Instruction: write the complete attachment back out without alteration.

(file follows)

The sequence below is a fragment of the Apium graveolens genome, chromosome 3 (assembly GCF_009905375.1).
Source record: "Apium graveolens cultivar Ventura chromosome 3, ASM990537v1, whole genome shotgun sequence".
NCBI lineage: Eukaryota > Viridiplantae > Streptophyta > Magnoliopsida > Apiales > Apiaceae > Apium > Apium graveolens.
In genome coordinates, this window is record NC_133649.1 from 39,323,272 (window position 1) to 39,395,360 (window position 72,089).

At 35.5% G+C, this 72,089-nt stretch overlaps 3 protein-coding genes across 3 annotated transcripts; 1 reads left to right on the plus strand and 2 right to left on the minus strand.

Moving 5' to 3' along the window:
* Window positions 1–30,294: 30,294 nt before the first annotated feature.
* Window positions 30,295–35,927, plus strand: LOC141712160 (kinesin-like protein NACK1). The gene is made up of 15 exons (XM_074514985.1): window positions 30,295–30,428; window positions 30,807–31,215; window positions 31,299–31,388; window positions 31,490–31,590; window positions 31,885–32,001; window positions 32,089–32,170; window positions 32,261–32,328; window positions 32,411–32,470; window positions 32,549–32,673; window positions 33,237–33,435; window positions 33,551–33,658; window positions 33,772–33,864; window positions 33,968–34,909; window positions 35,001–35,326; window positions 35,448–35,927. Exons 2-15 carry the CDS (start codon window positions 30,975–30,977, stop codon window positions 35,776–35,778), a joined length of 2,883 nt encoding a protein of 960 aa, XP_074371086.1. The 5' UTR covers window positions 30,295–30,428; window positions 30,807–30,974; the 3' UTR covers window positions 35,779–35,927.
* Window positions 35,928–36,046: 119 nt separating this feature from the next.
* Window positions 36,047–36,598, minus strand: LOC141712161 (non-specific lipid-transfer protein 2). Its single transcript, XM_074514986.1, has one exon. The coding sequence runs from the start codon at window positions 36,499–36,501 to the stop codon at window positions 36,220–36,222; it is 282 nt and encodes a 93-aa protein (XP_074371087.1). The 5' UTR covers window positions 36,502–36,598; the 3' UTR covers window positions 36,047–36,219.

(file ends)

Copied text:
The sequence below is a fragment of the Apium graveolens genome, chromosome 3 (assembly GCF_009905375.1).
Source record: "Apium graveolens cultivar Ventura chromosome 3, ASM990537v1, whole genome shotgun sequence".
NCBI lineage: Eukaryota > Viridiplantae > Streptophyta > Magnoliopsida > Apiales > Apiaceae > Apium > Apium graveolens.
In genome coordinates, this window is record NC_133649.1 from 39,323,272 (window position 1) to 39,395,360 (window position 72,089).

At 35.5% G+C, this 72,089-nt stretch overlaps 3 protein-coding genes across 3 annotated transcripts; 1 reads left to right on the plus strand and 2 right to left on the minus strand.

Moving 5' to 3' along the window:
* Window positions 1–30,294: 30,294 nt before the first annotated feature.
* Window positions 30,295–35,927, plus strand: LOC141712160 (kinesin-like protein NACK1). The gene is made up of 15 exons (XM_074514985.1): window positions 30,295–30,428; window positions 30,807–31,215; window positions 31,299–31,388; window positions 31,490–31,590; window positions 31,885–32,001; window positions 32,089–32,170; window positions 32,261–32,328; window positions 32,411–32,470; window positions 32,549–32,673; window positions 33,237–33,435; window positions 33,551–33,658; window positions 33,772–33,864; window positions 33,968–34,909; window positions 35,001–35,326; window positions 35,448–35,927. Exons 2-15 carry the CDS (start codon window positions 30,975–30,977, stop codon window positions 35,776–35,778), a joined length of 2,883 nt encoding a protein of 960 aa, XP_074371086.1. The 5' UTR covers window positions 30,295–30,428; window positions 30,807–30,974; the 3' UTR covers window positions 35,779–35,927.
* Window positions 35,928–36,046: 119 nt separating this feature from the next.
* Window positions 36,047–36,598, minus strand: LOC141712161 (non-specific lipid-transfer protein 2). Its single transcript, XM_074514986.1, has one exon. The coding sequence runs from the start codon at window positions 36,499–36,501 to the stop codon at window positions 36,220–36,222; it is 282 nt and encodes a 93-aa protein (XP_074371087.1). The 5' UTR covers window positions 36,502–36,598; the 3' UTR covers window positions 36,047–36,219.